- Cerner supports policies part of the fiscal year 2019 CMS IPPS proposed rule related to promoting the development of application programming interfaces (APIs) and improving interoperability, Cerner executives told Kansas City Business Journal.
The proposed rule includes policies designed to overhaul the EHR Incentive Programs and rebrand meaningful use as “Promoting Interoperability.” The name change reflects the federal agency’s plans to highlight health data exchange and patient health data access in federal regulation.
Cerner representatives stated the health IT company supports federal regulations intended to reduce administrative burden on providers and improve health data exchange. The health IT company also supports CMS efforts to encourage the development of APIs to enable more streamlined patient EHR data access.
“We encourage CMS to continue to consider introduction of new measures like the ones being proposed here, particularly as they are related to interoperability capabilities supported through APIs,” Cerner Senior Director of Public Policy Meg Marshall told Kansas City Business Journal. “Open APIs in health care are ripe for software developers to build robust applications to create more consumer-friendly experiences and smarter workflows for doctors.”
Cerner has been building out its open platform services team to work with over 22 commercial health IT innovators and app developers. The platform utilizes the Fast Healthcare Interoperability Resources (FHIR) standard to give developers a way to build tools that work and integrate with EHR systems.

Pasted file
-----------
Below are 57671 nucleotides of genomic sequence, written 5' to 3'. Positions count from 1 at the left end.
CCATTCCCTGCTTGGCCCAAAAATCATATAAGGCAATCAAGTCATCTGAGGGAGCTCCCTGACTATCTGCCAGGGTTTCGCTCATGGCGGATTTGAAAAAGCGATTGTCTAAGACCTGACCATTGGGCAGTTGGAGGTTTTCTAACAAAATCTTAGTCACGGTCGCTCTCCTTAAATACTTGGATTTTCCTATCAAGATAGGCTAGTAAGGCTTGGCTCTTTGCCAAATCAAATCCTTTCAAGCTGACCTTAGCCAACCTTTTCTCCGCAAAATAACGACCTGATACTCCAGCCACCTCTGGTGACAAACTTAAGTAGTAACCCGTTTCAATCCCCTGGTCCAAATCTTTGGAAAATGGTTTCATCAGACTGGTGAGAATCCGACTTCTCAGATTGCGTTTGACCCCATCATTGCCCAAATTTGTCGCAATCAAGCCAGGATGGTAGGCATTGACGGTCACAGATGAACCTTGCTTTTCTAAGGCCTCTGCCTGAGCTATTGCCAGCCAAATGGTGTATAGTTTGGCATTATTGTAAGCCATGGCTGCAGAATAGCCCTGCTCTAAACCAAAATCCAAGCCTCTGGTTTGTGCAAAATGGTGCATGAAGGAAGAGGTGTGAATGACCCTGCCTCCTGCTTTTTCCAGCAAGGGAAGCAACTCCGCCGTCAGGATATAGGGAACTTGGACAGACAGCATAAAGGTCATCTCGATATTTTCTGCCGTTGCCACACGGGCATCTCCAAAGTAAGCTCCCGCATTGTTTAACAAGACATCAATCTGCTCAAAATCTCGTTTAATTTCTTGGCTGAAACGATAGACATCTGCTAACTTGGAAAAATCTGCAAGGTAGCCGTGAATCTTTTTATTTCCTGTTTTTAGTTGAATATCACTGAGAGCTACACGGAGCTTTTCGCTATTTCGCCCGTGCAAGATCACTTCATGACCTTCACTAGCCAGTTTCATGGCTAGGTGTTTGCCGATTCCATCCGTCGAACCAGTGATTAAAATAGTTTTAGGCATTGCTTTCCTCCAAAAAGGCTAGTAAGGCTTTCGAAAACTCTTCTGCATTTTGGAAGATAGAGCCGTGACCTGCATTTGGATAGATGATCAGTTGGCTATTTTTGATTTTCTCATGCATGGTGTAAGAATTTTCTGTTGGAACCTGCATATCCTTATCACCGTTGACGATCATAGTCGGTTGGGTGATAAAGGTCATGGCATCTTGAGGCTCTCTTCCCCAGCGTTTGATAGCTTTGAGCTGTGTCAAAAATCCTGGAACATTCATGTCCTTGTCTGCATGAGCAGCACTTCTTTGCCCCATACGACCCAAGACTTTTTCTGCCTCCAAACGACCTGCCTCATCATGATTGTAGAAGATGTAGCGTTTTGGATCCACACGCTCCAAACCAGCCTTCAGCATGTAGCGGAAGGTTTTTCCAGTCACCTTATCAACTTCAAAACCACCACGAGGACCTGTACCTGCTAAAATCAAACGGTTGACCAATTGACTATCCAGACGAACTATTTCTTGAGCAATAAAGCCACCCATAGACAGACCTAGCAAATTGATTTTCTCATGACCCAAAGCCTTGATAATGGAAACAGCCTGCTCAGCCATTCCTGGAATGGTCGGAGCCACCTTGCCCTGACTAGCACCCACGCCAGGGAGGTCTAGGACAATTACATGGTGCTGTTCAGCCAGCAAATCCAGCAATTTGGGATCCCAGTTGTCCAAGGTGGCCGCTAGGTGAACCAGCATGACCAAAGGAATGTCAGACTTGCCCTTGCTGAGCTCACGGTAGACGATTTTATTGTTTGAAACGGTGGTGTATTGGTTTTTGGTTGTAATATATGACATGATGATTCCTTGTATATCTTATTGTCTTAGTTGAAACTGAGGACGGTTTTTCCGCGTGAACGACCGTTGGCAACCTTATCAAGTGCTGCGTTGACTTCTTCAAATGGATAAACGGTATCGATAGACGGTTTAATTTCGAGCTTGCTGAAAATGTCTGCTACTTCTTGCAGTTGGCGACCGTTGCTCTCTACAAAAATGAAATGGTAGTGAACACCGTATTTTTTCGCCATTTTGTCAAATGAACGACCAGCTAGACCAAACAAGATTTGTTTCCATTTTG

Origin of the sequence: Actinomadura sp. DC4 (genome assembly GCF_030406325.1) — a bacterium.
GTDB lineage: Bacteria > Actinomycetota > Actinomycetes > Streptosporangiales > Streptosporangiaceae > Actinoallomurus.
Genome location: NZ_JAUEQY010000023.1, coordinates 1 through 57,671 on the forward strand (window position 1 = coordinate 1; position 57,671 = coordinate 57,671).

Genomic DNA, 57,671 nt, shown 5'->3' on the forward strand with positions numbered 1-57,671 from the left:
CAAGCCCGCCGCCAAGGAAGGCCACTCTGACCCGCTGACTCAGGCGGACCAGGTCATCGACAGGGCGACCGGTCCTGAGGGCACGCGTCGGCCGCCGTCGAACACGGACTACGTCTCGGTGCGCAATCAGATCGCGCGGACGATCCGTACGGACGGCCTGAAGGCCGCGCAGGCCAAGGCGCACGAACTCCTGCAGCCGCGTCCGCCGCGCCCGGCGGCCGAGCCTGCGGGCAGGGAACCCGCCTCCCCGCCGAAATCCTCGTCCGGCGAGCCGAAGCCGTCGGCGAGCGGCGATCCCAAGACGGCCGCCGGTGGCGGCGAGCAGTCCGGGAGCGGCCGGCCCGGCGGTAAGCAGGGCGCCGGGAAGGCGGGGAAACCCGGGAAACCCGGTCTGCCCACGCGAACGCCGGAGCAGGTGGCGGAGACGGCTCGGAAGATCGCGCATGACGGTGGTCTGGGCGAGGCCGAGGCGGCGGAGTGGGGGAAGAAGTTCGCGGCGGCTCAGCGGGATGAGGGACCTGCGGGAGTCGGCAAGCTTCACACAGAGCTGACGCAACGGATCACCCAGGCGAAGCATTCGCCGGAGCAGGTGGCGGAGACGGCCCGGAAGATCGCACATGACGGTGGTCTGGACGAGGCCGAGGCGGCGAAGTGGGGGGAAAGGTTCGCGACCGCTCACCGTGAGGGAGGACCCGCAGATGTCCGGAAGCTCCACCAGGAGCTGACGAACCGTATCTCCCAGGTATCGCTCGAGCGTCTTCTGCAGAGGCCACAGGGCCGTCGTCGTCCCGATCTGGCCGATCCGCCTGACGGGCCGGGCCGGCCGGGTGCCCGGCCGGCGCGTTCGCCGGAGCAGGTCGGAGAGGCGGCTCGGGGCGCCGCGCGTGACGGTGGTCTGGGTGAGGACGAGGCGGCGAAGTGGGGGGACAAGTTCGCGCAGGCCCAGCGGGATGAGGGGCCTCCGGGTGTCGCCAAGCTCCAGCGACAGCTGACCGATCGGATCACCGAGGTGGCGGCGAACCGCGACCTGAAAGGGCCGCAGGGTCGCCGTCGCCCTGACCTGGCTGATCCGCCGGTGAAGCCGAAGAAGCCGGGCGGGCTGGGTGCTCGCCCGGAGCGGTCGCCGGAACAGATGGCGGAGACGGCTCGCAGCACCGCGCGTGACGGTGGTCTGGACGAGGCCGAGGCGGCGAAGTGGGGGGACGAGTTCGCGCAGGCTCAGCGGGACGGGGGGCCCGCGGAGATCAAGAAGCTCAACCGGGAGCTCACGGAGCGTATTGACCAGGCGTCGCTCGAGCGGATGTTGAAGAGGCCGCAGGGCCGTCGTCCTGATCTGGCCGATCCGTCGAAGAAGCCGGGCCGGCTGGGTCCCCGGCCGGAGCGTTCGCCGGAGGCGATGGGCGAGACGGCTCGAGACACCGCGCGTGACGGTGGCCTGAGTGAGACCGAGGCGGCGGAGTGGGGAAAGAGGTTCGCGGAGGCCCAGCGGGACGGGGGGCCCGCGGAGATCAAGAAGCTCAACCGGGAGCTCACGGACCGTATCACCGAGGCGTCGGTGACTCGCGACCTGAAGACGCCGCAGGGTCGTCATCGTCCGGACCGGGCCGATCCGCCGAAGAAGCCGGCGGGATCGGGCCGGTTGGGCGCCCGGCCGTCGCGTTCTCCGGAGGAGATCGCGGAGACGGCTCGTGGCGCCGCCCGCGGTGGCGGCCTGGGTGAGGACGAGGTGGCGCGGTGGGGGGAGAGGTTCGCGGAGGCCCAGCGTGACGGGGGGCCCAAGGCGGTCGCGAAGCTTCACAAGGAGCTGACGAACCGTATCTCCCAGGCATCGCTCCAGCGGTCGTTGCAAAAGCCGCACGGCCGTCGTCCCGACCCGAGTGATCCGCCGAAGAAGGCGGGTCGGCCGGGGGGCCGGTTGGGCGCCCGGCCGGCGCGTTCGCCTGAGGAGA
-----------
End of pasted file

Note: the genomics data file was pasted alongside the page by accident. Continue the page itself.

“Innovation begins with the ability to share, and a standards-first approach to data sharing is the only way forward,” stated Marshall.
Cerner also supports CMS efforts to narrow the focus of federal regulation so that health data exchange is the primary focus of reporting requirements. As part of the most recent CMS proposed rule, the formerly-known meaningful use program will only include measures that promote and improve health data exchange and patient access to health information.
"Cerner supports CMS’s proposals reducing regulatory and administrative burden on providers as well as moving the EHR Incentive program forward by narrowing its focus to interoperability, including patient access," Marshall wrote.
Cerner is one of many healthcare industry stakeholders to praise the new proposed rule.
The Federation of American Hospitals (FAH) similarly voiced its approval of the proposed rule, commending the federal agency’s focus on putting patients first.
“We appreciate CMS’s efforts to empower patients with information about their medical records and costs of care,” said FAH President Chip Kahn in a public statement. “The proposed increase in critically needed funds to treat the uninsured as well as the reduction in regulatory burden will also help enhance access to quality care for all patients.”
Other stakeholders — including AHA, CHIME, and DirectTrust — have also praised CMS for policies in the proposed rule that promote interoperability, API development, and reduced administrative burden.
However, DirectTrust CEO David Kibbe and AHA Vice President Tim Nickels found fault with certain aspects of the proposed rule.
Kibbe noted CMS overlooked existing methods of effective health data exchange in the proposed rule that may help patients maintain control of their health data.
“I do wish that CMS had also promoted the use of DirectTrust addresses by patients and consumers as another alternative for patient direction and control as to where their medical information is transported and stored,” said Kibbe.
Meanwhile, Nickels stated AHA’s disappointment with a policy related to the use of 2015 edition certified EHR technology (CEHRT).
"We are disappointed, however, that the agency will require use of 2015 Edition Certified EHR Technology beginning in 2019," Nickels wrote.
CMS encourages all stakeholders to submit feedback about the proposed rule until the public comment period closes on June 25, 2018.